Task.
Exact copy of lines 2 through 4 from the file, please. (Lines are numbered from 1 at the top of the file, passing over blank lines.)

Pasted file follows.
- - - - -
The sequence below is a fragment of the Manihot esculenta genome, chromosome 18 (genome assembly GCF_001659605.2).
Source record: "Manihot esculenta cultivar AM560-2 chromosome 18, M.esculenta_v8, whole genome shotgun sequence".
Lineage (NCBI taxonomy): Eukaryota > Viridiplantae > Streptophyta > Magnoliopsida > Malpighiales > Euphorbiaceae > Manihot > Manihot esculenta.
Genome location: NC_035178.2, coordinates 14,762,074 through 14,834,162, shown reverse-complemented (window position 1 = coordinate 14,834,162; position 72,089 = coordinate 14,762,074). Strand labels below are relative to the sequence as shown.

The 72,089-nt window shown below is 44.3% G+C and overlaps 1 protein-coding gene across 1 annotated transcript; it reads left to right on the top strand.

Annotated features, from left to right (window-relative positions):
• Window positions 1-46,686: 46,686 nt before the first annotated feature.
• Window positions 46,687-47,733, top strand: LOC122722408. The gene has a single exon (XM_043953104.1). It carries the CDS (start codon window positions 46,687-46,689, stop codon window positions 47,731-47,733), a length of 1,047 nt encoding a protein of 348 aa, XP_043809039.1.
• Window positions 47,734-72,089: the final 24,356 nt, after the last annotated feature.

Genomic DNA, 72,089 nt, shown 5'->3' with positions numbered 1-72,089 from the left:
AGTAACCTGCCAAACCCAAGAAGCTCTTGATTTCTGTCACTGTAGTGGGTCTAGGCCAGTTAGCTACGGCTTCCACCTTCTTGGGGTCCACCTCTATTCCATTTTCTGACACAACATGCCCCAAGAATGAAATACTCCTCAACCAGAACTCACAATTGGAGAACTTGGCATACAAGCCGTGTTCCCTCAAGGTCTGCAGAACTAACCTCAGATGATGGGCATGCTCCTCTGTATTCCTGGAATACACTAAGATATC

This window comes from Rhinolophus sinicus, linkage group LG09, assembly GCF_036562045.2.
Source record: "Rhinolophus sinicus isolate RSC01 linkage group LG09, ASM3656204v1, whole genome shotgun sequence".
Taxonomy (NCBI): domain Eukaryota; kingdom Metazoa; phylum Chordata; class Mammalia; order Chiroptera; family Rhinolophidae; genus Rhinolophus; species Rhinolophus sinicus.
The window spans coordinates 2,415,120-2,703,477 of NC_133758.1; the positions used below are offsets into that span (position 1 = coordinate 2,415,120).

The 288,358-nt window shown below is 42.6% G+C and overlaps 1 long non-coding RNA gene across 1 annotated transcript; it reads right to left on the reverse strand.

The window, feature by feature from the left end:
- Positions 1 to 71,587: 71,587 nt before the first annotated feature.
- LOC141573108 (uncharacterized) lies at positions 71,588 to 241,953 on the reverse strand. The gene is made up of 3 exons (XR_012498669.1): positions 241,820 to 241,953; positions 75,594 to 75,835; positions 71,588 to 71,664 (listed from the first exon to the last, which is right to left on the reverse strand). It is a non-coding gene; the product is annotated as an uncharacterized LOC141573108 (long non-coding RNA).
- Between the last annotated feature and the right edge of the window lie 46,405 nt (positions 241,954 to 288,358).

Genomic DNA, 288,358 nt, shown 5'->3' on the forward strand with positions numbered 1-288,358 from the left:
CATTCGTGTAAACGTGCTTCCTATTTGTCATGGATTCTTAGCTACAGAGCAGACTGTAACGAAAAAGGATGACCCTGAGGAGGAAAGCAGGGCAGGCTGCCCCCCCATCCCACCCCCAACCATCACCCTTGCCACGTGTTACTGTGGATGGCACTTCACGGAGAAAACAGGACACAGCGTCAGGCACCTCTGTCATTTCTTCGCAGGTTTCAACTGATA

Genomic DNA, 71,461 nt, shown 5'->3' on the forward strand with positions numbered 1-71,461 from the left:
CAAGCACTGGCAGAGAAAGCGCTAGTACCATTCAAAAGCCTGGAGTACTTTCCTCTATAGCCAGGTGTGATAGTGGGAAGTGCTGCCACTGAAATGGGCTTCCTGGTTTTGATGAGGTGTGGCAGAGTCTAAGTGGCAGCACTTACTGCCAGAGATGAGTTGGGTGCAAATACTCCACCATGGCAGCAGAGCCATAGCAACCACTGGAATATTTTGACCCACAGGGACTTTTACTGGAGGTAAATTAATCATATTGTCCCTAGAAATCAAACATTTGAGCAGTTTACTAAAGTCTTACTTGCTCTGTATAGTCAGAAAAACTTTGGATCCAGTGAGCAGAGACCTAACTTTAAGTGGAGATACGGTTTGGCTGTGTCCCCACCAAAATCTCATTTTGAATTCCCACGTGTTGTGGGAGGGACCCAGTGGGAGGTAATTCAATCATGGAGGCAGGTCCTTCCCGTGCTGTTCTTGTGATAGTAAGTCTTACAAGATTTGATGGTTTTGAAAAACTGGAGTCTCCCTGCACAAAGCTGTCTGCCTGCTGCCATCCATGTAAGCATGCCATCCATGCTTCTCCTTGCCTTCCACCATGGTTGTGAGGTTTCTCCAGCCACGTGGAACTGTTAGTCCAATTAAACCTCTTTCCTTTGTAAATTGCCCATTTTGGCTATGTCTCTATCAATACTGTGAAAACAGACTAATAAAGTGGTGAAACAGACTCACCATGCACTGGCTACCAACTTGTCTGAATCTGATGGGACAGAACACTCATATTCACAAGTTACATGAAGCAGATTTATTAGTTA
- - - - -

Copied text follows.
Source record: "Manihot esculenta cultivar AM560-2 chromosome 18, M.esculenta_v8, whole genome shotgun sequence".
Lineage (NCBI taxonomy): Eukaryota > Viridiplantae > Streptophyta > Magnoliopsida > Malpighiales > Euphorbiaceae > Manihot > Manihot esculenta.
Genome location: NC_035178.2, coordinates 14,762,074 through 14,834,162, shown reverse-complemented (window position 1 = coordinate 14,834,162; position 72,089 = coordinate 14,762,074). Strand labels below are relative to the sequence as shown.